Life of Moses Timeline
From Birth to the Exodus

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What was Moses' role in Egypt before he had to flee the country? What did he do for the first eighty years of his life? When was he called by God? How long did Egypt's ten plagues last? This is part one of a two part timeline series on the life of Moses. The second part of the series covers his life from the Exodus until his death.

Moses is one of the most important characters in the entire Bible. He is the third most referenced person, by name, in the King James translation! His name is mentioned 848 times in 784 verses. Only King David, with 1,139 occurrences, and Jesus, with 983, are recorded more.

Moses is referenced by name in 19 Old Testament and 12 New Testament books or 47% of all the books in the KJV!

1526 B.C.

Moses Is Born

Moses, whose name means "drawn" or "drawing out," begins his life in Egypt. He is born to a couple named Amram and Jochebed of the tribe of Levi (Exodus 2:1, 6:20, Numbers 26:59). They live in an area called Goshen where the patriarch Jacob and his family, many years prior, lived in when they migrated from Canaan to Egypt (Genesis 45 - 47).

Moses Rescued from the Nile
Moses Rescued from the Nile
Niccolo dell' Abbate, c. 1560

Moses is born into a family where the oldest child, Miriam, is 10 to 12 years old while brother Aaron is three. His parents live at a time when the Israelites, although far more numerous than the Egyptians, are nevertheless subjugated and made to work as slaves (Exodus 1:7 - 14).

Moses' mother, when he is three months old, fears for his life due to Pharaoh's edict that all newly born Israelite male babies be killed (see Exodus 1:22). Her solution is to place her son in a little boat and send him down the Nile with Miriam tracking him to see what would happen. Pharaoh's daughter finds the baby crying and decides to raise him as her own (2:6 - 10).

Further Study

Where Is Goshen Located?

How Long Is the Nile River?

The Nile River in Scripture

1526 to 1487 B.C.

Growing Up in Pharaoh's Court

The Bible offers us almost no information about the specifics of Moses' life from shortly after his birth until he turns forty. Stephen's long recounting of Biblical history gives us only one verse regarding this period.

And Moses was instructed in all the wisdom of the Egyptians, and he was mighty in words and in deeds (Acts 7:22, HBFV).

The Jewish Historian Josephus, however, claims that Moses was eventually made the military leader of the Egyptians in their war against the Ethiopians. He was ultimately able to overcome the enemy through an agreement he reached with the daughter of the Ethiopian king who wanted to marry him!

"He (Moses) thereupon accepted the offer (of marriage), on condition she would procure the delivering up of the city; and gave her the assurance of an oath to take her to his wife . . . No sooner was the agreement made, but it took effect immediately; and when Moses had cut off the Ethiopians, he gave thanks to God, and consummated his marriage . . ." (Antiquities of the Jews, Book 2, Chapter 10, Section 2).

Further Study

Who First Populated Egypt?

What Made Cleopatra's Life Unique?

1486 B.C.

Fleeing Egypt

We have Stephen, the first Christian martyr, to thank for offering bits of information about Moses' life not found elsewhere. He reveals the patriarch was forty years old when he killed an Egyptian who was harshly beating an Israelite slave.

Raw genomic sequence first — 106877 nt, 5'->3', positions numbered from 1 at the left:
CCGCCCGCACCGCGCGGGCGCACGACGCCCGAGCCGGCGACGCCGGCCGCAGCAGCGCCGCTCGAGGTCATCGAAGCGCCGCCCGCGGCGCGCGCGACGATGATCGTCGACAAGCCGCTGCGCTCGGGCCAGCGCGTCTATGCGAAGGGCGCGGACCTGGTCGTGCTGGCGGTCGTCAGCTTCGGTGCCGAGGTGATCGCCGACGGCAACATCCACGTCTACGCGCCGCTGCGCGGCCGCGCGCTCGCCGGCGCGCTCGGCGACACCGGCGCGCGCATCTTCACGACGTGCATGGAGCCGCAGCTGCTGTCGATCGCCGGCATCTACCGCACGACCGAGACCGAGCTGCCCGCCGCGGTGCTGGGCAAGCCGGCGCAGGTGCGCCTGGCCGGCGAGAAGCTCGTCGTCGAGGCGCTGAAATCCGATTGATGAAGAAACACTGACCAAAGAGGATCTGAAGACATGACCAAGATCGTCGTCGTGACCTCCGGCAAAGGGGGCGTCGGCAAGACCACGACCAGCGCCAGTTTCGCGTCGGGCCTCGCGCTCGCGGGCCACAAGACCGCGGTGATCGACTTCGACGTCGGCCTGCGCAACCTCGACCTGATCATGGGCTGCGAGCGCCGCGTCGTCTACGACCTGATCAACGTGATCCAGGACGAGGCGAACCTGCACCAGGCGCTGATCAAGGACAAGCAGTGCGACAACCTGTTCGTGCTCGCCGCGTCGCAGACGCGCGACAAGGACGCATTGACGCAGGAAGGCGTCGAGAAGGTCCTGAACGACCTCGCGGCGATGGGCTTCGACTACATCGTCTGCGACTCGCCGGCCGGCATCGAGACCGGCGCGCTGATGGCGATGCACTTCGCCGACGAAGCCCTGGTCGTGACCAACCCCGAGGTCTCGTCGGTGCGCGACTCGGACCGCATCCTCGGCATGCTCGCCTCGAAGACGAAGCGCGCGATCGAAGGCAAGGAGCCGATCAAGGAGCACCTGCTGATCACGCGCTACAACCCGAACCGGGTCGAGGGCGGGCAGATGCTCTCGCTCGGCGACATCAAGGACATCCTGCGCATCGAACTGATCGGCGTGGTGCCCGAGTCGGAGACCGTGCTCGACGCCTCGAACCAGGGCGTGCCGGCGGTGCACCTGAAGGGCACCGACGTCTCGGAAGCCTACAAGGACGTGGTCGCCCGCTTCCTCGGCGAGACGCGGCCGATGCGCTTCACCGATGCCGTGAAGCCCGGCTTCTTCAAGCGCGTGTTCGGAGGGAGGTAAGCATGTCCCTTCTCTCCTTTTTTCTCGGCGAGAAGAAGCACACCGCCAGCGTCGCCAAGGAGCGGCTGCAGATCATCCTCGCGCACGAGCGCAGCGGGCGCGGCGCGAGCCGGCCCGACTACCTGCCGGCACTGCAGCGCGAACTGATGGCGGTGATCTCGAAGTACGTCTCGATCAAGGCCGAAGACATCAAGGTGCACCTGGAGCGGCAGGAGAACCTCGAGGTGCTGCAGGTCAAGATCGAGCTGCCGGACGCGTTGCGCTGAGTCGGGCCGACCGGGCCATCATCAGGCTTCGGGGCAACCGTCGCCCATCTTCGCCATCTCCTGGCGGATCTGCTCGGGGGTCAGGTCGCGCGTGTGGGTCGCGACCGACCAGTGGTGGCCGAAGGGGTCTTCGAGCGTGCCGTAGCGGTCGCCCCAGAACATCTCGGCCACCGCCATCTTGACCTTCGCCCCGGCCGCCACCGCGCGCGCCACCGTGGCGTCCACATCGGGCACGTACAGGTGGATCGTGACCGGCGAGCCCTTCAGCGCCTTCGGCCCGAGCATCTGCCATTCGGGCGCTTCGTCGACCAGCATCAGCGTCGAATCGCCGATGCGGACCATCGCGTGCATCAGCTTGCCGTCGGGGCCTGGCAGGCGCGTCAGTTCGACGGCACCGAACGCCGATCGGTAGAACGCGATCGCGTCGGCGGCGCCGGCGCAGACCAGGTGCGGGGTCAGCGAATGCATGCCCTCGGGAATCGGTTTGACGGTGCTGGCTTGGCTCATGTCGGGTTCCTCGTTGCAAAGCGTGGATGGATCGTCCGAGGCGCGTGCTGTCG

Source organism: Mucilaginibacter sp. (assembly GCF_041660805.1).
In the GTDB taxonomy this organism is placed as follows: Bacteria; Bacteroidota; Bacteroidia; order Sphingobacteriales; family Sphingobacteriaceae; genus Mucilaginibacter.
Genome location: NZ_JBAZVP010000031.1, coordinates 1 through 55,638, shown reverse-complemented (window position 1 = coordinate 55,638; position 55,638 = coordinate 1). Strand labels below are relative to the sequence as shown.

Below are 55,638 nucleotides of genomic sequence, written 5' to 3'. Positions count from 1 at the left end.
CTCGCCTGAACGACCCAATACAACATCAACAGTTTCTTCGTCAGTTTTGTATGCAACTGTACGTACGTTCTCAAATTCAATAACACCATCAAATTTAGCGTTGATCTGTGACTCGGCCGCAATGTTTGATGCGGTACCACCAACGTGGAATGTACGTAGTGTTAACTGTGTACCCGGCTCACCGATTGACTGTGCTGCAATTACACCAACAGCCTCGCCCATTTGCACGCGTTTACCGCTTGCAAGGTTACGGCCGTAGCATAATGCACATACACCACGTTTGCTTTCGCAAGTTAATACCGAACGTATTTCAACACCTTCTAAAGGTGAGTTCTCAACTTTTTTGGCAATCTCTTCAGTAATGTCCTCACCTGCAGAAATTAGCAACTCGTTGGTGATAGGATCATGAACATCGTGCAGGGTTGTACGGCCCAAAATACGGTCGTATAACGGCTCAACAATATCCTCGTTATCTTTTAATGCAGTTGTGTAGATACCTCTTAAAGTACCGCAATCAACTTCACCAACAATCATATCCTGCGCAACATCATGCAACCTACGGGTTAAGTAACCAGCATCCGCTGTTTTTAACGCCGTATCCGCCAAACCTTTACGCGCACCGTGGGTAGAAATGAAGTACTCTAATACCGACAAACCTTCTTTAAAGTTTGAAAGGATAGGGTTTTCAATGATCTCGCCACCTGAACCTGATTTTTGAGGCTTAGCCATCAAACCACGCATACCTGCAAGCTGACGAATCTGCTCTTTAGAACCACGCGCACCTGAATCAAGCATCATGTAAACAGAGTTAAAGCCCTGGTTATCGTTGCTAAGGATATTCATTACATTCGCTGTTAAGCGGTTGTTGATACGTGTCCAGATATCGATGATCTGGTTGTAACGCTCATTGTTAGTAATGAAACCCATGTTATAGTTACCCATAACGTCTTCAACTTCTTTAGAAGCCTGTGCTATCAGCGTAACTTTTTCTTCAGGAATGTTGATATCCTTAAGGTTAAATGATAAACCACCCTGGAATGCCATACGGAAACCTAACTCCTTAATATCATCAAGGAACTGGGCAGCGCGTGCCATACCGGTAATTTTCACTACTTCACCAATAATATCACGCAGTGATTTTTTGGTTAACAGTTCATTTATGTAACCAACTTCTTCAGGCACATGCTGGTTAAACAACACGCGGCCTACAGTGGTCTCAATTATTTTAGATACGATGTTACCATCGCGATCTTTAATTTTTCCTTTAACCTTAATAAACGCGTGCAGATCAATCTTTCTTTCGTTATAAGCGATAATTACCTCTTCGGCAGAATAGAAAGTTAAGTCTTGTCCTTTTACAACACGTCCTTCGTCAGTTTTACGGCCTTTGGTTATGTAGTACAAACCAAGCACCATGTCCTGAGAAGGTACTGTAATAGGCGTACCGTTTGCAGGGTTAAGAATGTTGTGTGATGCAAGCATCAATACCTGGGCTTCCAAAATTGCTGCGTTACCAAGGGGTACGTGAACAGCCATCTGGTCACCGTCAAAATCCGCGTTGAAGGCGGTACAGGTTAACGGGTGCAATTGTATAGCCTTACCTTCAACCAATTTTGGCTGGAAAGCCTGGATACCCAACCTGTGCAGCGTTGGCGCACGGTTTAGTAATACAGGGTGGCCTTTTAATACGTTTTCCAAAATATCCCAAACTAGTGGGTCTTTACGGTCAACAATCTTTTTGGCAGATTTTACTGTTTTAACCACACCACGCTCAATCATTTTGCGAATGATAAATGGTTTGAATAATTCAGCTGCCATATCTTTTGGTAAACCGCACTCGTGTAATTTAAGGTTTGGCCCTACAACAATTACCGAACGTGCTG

But when a period of forty years was fulfilled for him, it came into his heart to look upon his brethren, the children of Israel; And when he saw a certain one suffering wrongly, he defended him, and avenged the one who was being oppressed, and killed the Egyptian (Acts 7:23 - 24, HBFV, see also Exodus 2:11 - 15).

Moses, who thought his act went unnoticed (Exodus 2:12), soon discovered he was wrong. His murder quickly came to the attention of Pharaoh who sought to kill him. Fearing for his life, the patriarch fled to Midian.

And at this saying, Moses fled; and he became a sojourner in the land of Midian . . . (Acts 7:29, HBFV).

Further Study

What Does Scripture Say about Slavery?

Can We Kill in Self-Defense?

Who Were the Midianites?

1486 to 1446 B.C.

Shepherd in the Wilderness

Moses flees to Midian where he assists the daughters of a Midianite priest to draw water from a well.

And the priest of Midian had seven daughters. And they came and drew, and filled the troughs to water their father’s flock. And the shepherds came and drove them away, but Moses stood up and helped them, and watered their flock (Exodus 2:16 - 17, HBFV).

Moses' kind act draws the attention of the priest who, in gratitude, invites him to dine. Sometime after the meeting, at a time the Bible does not mention, the priest offers his daughter Zipporah in marriage to Moses who is now a shepherd. The couple produces two sons named Gershom and Eliezer (Exodus 2:21 - 22, 3:1, 18:2 - 4).

Stephen once again reveals to us, in his long discourse to Jewish religious leaders who will ultimately take his life, how long Moses was a Midianite shepherd before God called him.

And when forty years were fulfilled, an Angel of the Lord appeared to him in a flame of fire in a bush in the desert of Mount Sinai (Acts 7:30, HBFV).

Further Study

What Was the Race of Moses' Wife?

Who Is the Angel of the Lord?

1446 B.C.

The Burning Bush

Moses, while tending the flock of his father-in-law Jethro near Mount Sinai (Horeb), sees a bush burning but not being consumed (Exodus 3:1 - 2). As he approaches the bush, he is warned to take off his sandals since he is standing on holy ground (verses 5). He is then commissioned directly by God.